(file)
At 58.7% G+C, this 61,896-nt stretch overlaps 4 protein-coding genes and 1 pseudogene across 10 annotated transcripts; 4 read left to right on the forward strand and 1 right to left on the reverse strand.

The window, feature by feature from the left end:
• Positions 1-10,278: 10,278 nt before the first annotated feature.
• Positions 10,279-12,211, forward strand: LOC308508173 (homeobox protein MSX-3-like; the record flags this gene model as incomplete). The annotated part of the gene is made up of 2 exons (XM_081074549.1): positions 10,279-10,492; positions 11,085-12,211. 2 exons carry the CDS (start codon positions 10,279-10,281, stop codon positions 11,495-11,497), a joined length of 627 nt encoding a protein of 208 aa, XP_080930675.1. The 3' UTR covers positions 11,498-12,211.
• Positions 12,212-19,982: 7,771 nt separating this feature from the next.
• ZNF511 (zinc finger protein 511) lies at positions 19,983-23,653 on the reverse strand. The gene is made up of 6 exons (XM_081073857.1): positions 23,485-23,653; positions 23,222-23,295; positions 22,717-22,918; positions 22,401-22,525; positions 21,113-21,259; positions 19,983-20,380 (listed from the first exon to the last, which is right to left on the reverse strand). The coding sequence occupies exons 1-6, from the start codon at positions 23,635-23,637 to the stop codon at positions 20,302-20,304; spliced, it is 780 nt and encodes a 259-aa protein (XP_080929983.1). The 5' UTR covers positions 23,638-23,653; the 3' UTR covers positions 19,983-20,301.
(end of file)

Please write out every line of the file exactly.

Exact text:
At 58.7% G+C, this 61,896-nt stretch overlaps 4 protein-coding genes and 1 pseudogene across 10 annotated transcripts; 4 read left to right on the forward strand and 1 right to left on the reverse strand.

The window, feature by feature from the left end:
• Positions 1-10,278: 10,278 nt before the first annotated feature.
• Positions 10,279-12,211, forward strand: LOC308508173 (homeobox protein MSX-3-like; the record flags this gene model as incomplete). The annotated part of the gene is made up of 2 exons (XM_081074549.1): positions 10,279-10,492; positions 11,085-12,211. 2 exons carry the CDS (start codon positions 10,279-10,281, stop codon positions 11,495-11,497), a joined length of 627 nt encoding a protein of 208 aa, XP_080930675.1. The 3' UTR covers positions 11,498-12,211.
• Positions 12,212-19,982: 7,771 nt separating this feature from the next.
• ZNF511 (zinc finger protein 511) lies at positions 19,983-23,653 on the reverse strand. The gene is made up of 6 exons (XM_081073857.1): positions 23,485-23,653; positions 23,222-23,295; positions 22,717-22,918; positions 22,401-22,525; positions 21,113-21,259; positions 19,983-20,380 (listed from the first exon to the last, which is right to left on the reverse strand). The coding sequence occupies exons 1-6, from the start codon at positions 23,635-23,637 to the stop codon at positions 20,302-20,304; spliced, it is 780 nt and encodes a 259-aa protein (XP_080929983.1). The 5' UTR covers positions 23,638-23,653; the 3' UTR covers positions 19,983-20,301.